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More than 30 native North American butterfly species and an array of plants take up residence every summer for our much-anticipated living habitat, the Butterfly Pavilion. Wander through a unique changing ecosystem, witness free-flying creatures interacting with plant life, and emerge with a better understanding of the environment needed for the survival of these spectacular animals.
Tickets for Butterfly Pavilion 2014 will be available starting March 15.
The Butterfly Pavilion showcases hundreds of butterflies and the plants that surround them, an interaction that has been refined over the course of millions of years. See up close how butterflies use their tubular mouthparts to obtain nectar and witness caterpillars feed on leaves and go through the process of their transformation into adults. Various butterflies are present at different points during the season and the plants will grow and change. This means that each visit to the Butterfly Pavilion throughout the summer can be a different experience!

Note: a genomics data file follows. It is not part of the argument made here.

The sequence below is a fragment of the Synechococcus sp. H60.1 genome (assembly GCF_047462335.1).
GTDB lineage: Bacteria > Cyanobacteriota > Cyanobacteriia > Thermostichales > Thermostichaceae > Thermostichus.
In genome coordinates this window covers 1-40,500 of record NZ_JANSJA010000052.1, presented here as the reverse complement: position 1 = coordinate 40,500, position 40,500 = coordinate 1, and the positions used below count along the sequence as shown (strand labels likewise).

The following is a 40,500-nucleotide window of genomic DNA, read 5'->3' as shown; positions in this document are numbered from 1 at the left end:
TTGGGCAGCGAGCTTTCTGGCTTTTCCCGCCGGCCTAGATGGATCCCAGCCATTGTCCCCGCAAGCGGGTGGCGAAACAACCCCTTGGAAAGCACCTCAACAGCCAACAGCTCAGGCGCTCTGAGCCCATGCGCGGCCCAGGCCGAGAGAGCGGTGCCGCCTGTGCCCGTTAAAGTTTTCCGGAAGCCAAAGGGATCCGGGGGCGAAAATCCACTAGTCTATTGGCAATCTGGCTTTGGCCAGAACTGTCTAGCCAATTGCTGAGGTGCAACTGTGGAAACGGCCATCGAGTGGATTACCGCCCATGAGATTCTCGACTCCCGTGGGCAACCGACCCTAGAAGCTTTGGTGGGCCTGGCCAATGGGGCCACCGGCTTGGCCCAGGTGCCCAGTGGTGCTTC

Some butterflies in the exhibit mate and lay eggs, however we regularly fill the pavilion with butterflies from all across the United States. Of the 30 species of butterflies, 20 we exhibit are California natives such as the Monarch, Mourning Cloak, and Buckeye. The remaining 10 species are slightly more showy subtropical varieties from south Florida and Texas, such as the Malachite and the Grey Cracker.
Natural history museums work to understand the natural world by obtaining and studying specimens that they collect. We ask questions and learn: Why does it look like that, how does it fit into the natural world, why is it a successful species? We share the knowledge we gain through research, by creating new live environments such as the pavilion to describe what we are studying behind the scenes in the Museum’s lab or out in the field.